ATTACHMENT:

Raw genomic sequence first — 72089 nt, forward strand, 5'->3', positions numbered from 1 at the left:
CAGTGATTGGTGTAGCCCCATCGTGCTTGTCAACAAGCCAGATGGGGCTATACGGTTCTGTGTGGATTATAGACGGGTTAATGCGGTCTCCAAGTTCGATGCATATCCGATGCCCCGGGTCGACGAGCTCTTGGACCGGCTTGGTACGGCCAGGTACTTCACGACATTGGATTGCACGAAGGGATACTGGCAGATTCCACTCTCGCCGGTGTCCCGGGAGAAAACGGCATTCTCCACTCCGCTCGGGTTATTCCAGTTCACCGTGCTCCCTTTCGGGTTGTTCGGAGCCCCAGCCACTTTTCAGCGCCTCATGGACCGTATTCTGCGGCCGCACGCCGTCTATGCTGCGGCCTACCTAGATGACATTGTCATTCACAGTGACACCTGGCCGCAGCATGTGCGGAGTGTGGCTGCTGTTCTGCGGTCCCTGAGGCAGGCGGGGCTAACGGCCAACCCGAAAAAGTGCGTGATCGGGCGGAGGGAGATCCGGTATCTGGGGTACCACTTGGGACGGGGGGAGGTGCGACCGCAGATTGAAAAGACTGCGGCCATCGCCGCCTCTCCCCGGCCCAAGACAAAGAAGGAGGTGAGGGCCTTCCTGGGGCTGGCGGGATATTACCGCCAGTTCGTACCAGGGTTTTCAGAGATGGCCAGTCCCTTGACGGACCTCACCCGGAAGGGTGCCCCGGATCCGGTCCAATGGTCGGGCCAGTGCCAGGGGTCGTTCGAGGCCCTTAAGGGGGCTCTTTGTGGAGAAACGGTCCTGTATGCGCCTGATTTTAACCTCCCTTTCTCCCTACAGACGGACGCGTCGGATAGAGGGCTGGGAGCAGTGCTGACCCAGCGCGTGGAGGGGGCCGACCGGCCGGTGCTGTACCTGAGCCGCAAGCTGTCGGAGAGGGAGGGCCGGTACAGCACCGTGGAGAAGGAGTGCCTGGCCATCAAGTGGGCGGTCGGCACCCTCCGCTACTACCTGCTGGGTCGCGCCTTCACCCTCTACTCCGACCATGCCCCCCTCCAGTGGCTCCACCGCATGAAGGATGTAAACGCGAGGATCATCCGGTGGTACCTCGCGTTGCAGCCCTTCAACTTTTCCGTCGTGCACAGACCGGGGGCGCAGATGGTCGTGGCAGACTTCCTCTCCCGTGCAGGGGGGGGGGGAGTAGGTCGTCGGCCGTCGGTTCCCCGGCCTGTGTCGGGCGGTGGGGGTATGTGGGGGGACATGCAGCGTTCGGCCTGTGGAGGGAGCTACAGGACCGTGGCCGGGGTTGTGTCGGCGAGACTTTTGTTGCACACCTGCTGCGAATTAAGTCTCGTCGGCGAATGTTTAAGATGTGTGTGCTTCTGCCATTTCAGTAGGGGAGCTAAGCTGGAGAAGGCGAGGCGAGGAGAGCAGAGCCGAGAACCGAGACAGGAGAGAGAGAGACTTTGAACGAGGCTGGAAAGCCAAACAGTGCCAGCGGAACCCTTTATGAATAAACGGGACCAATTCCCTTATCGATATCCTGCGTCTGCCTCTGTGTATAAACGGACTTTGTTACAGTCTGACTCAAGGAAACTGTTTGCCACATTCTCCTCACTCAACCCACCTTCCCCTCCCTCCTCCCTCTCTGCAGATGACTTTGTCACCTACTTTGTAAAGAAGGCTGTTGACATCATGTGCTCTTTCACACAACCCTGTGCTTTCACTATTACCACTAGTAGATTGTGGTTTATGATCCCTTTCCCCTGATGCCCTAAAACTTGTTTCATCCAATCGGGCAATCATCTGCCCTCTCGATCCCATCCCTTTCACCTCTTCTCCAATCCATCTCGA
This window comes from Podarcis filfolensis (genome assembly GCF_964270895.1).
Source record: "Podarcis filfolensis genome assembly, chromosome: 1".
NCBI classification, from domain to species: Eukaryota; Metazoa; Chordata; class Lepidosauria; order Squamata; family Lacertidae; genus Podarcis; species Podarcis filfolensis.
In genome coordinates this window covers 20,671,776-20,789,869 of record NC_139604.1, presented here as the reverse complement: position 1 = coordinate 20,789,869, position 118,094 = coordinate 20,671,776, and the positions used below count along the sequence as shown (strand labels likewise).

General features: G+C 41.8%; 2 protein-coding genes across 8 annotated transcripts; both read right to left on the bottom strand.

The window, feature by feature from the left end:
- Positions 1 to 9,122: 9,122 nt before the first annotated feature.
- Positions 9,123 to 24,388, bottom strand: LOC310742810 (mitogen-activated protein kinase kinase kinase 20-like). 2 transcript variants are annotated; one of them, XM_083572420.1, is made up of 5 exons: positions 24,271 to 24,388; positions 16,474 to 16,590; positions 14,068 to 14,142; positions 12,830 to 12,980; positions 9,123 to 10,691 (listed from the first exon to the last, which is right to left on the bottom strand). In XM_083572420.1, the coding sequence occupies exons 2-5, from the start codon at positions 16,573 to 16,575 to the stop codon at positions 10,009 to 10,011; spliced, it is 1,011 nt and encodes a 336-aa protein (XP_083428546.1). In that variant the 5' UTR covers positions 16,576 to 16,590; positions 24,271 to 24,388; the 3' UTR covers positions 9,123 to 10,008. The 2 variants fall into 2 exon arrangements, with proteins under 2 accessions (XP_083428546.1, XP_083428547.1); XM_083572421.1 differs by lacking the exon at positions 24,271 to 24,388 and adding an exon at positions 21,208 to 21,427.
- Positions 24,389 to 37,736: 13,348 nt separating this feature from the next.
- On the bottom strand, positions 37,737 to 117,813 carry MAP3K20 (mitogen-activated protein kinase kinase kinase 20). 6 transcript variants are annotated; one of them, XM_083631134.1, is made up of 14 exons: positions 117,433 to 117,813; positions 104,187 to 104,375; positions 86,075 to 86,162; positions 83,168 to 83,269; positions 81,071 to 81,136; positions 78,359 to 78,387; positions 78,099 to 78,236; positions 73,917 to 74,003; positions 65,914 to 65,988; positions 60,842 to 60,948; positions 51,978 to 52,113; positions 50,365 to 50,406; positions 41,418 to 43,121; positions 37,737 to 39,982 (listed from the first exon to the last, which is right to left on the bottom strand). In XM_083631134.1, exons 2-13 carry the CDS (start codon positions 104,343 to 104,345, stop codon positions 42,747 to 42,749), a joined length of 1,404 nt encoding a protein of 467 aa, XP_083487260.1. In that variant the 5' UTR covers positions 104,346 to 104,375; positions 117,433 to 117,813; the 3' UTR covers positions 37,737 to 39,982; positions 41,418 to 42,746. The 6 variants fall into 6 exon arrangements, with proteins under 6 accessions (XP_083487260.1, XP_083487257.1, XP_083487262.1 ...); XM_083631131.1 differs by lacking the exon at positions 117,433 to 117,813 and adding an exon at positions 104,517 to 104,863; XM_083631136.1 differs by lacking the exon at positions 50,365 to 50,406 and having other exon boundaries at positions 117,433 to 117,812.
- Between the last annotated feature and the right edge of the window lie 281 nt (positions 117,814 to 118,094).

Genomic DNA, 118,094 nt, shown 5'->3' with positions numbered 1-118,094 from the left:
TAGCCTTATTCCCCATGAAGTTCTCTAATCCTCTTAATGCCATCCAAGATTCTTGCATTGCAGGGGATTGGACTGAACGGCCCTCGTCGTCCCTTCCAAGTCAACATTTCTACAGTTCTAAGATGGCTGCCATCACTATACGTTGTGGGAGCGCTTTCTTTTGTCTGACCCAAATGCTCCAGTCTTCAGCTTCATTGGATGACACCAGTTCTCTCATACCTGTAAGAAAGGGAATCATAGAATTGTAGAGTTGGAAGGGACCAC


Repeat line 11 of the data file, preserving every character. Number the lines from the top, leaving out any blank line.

- Positions 24,389 to 37,736: 13,348 nt separating this feature from the next.